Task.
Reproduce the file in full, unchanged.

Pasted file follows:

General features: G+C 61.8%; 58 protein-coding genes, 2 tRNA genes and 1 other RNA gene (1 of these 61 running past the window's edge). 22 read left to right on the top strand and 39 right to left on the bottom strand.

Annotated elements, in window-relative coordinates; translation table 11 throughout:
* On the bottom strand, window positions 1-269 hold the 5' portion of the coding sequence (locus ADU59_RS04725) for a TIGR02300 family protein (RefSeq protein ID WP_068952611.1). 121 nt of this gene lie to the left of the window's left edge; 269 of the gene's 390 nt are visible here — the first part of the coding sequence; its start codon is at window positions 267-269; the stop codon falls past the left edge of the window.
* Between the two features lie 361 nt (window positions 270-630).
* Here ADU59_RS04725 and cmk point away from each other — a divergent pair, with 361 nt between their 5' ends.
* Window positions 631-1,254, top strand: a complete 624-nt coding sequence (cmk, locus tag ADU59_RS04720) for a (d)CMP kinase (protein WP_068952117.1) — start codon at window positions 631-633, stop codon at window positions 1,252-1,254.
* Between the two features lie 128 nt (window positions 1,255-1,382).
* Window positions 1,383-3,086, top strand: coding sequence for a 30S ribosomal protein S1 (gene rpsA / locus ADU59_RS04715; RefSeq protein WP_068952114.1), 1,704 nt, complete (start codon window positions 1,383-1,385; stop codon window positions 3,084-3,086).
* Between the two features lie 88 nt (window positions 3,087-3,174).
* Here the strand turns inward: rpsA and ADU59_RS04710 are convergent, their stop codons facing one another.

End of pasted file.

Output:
General features: G+C 61.8%; 58 protein-coding genes, 2 tRNA genes and 1 other RNA gene (1 of these 61 running past the window's edge). 22 read left to right on the top strand and 39 right to left on the bottom strand.

Annotated elements, in window-relative coordinates; translation table 11 throughout:
* On the bottom strand, window positions 1-269 hold the 5' portion of the coding sequence (locus ADU59_RS04725) for a TIGR02300 family protein (RefSeq protein ID WP_068952611.1). 121 nt of this gene lie to the left of the window's left edge; 269 of the gene's 390 nt are visible here — the first part of the coding sequence; its start codon is at window positions 267-269; the stop codon falls past the left edge of the window.
* Between the two features lie 361 nt (window positions 270-630).
* Here ADU59_RS04725 and cmk point away from each other — a divergent pair, with 361 nt between their 5' ends.
* Window positions 631-1,254, top strand: a complete 624-nt coding sequence (cmk, locus tag ADU59_RS04720) for a (d)CMP kinase (protein WP_068952117.1) — start codon at window positions 631-633, stop codon at window positions 1,252-1,254.
* Between the two features lie 128 nt (window positions 1,255-1,382).
* Window positions 1,383-3,086, top strand: coding sequence for a 30S ribosomal protein S1 (gene rpsA / locus ADU59_RS04715; RefSeq protein WP_068952114.1), 1,704 nt, complete (start codon window positions 1,383-1,385; stop codon window positions 3,084-3,086).
* Between the two features lie 88 nt (window positions 3,087-3,174).
* Here the strand turns inward: rpsA and ADU59_RS04710 are convergent, their stop codons facing one another.